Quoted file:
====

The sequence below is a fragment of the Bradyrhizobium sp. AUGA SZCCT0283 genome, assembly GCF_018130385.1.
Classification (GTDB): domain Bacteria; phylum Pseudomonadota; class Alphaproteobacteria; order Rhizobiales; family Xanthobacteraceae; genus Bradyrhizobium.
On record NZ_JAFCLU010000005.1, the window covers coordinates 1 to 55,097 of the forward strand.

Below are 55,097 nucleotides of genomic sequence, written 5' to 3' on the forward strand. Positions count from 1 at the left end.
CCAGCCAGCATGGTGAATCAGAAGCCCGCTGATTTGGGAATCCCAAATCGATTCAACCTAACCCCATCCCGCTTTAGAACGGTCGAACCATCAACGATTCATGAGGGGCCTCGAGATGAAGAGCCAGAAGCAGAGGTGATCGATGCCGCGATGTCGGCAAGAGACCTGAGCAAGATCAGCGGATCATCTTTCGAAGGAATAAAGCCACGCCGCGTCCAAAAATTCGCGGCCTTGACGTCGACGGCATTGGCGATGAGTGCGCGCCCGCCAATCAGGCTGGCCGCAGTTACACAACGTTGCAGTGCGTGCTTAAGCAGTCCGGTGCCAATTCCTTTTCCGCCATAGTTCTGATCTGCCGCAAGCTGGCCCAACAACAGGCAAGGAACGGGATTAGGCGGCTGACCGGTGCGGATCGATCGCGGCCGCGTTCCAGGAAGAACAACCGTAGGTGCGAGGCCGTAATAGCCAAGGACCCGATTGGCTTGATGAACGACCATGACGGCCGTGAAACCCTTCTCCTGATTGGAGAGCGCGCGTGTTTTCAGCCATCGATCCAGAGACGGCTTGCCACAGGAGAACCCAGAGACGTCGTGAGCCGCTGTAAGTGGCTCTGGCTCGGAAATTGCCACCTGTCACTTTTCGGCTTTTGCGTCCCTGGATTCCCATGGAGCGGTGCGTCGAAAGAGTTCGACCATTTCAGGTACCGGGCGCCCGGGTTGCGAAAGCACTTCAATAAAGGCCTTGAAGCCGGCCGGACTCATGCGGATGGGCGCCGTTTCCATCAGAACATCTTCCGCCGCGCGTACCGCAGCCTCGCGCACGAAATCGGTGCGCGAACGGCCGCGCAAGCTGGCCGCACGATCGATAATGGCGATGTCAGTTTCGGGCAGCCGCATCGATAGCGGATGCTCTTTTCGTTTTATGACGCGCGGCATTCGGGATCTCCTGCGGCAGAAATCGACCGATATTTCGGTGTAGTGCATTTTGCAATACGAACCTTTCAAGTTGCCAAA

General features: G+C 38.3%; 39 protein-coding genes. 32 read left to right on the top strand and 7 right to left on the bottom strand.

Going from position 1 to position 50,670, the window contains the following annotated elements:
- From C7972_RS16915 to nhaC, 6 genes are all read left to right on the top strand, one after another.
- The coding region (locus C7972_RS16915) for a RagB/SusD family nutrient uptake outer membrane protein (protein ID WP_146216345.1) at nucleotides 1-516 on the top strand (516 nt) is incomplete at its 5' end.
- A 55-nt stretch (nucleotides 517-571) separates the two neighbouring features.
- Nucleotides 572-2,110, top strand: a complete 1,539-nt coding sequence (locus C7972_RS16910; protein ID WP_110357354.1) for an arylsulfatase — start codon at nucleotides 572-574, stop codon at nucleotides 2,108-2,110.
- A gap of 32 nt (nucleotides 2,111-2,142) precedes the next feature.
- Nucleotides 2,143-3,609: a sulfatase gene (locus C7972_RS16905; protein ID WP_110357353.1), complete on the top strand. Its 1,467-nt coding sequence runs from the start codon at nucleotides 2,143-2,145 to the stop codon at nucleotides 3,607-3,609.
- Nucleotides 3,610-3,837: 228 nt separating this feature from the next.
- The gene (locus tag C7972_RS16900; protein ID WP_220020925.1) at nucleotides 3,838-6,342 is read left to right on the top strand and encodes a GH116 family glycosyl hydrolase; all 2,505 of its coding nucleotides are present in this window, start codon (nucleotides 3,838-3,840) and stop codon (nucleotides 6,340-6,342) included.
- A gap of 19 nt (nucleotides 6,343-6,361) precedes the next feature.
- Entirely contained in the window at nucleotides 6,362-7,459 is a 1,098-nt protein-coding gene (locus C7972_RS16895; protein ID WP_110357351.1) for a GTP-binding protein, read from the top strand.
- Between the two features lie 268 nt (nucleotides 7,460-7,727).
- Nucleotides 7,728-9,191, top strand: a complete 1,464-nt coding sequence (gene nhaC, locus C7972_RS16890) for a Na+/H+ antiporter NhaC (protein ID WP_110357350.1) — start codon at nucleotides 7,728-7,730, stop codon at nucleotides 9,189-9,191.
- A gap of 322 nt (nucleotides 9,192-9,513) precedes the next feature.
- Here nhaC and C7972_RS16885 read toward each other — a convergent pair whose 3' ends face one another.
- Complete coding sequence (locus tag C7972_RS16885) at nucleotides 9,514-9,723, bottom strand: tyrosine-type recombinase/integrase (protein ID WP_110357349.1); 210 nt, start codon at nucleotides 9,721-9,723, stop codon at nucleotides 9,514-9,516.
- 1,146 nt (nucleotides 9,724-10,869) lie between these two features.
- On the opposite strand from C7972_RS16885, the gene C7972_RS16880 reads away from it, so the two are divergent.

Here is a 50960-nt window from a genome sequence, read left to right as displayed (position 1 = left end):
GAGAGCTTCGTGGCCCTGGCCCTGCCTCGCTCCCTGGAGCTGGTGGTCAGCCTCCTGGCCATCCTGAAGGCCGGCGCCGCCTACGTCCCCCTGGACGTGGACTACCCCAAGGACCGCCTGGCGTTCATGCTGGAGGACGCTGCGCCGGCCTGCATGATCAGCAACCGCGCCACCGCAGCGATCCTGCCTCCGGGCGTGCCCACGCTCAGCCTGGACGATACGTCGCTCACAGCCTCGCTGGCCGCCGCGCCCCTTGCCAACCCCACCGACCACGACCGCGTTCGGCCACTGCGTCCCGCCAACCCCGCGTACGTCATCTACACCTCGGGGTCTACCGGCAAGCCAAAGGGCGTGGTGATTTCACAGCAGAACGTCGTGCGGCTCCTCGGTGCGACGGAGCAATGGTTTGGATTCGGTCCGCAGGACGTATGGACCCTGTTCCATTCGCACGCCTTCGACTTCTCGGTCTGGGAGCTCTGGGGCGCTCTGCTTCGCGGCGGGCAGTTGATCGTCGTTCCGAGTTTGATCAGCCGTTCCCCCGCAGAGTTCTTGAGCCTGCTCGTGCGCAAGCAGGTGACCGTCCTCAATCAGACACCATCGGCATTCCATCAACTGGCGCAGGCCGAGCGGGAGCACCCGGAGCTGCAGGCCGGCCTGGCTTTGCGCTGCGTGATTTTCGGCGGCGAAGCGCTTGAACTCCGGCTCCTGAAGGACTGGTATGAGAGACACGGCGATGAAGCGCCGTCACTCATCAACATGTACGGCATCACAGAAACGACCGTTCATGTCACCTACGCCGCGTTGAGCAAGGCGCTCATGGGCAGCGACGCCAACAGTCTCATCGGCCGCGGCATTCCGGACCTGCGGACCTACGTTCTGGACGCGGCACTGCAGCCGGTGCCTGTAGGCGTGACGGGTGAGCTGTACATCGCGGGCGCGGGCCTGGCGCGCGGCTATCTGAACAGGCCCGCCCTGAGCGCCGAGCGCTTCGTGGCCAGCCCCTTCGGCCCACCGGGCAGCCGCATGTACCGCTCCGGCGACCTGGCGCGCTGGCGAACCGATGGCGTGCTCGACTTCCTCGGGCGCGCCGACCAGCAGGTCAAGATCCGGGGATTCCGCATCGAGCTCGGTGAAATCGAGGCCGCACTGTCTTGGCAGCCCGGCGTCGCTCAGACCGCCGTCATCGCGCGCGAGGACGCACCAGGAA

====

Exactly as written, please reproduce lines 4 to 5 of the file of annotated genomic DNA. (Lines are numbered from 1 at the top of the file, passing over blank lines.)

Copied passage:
Below are 55,097 nucleotides of genomic sequence, written 5' to 3' on the forward strand. Positions count from 1 at the left end.
CCAGCCAGCATGGTGAATCAGAAGCCCGCTGATTTGGGAATCCCAAATCGATTCAACCTAACCCCATCCCGCTTTAGAACGGTCGAACCATCAACGATTCATGAGGGGCCTCGAGATGAAGAGCCAGAAGCAGAGGTGATCGATGCCGCGATGTCGGCAAGAGACCTGAGCAAGATCAGCGGATCATCTTTCGAAGGAATAAAGCCACGCCGCGTCCAAAAATTCGCGGCCTTGACGTCGACGGCATTGGCGATGAGTGCGCGCCCGCCAATCAGGCTGGCCGCAGTTACACAACGTTGCAGTGCGTGCTTAAGCAGTCCGGTGCCAATTCCTTTTCCGCCATAGTTCTGATCTGCCGCAAGCTGGCCCAACAACAGGCAAGGAACGGGATTAGGCGGCTGACCGGTGCGGATCGATCGCGGCCGCGTTCCAGGAAGAACAACCGTAGGTGCGAGGCCGTAATAGCCAAGGACCCGATTGGCTTGATGAACGACCATGACGGCCGTGAAACCCTTCTCCTGATTGGAGAGCGCGCGTGTTTTCAGCCATCGATCCAGAGACGGCTTGCCACAGGAGAACCCAGAGACGTCGTGAGCCGCTGTAAGTGGCTCTGGCTCGGAAATTGCCACCTGTCACTTTTCGGCTTTTGCGTCCCTGGATTCCCATGGAGCGGTGCGTCGAAAGAGTTCGACCATTTCAGGTACCGGGCGCCCGGGTTGCGAAAGCACTTCAATAAAGGCCTTGAAGCCGGCCGGACTCATGCGGATGGGCGCCGTTTCCATCAGAACATCTTCCGCCGCGCGTACCGCAGCCTCGCGCACGAAATCGGTGCGCGAACGGCCGCGCAAGCTGGCCGCACGATCGATAATGGCGATGTCAGTTTCGGGCAGCCGCATCGATAGCGGATGCTCTTTTCGTTTTATGACGCGCGGCATTCGGGATCTCCTGCGGCAGAAATCGACCGATATTTCGGTGTAGTGCATTTTGCAATACGAACCTTTCAAGTTGCCAAA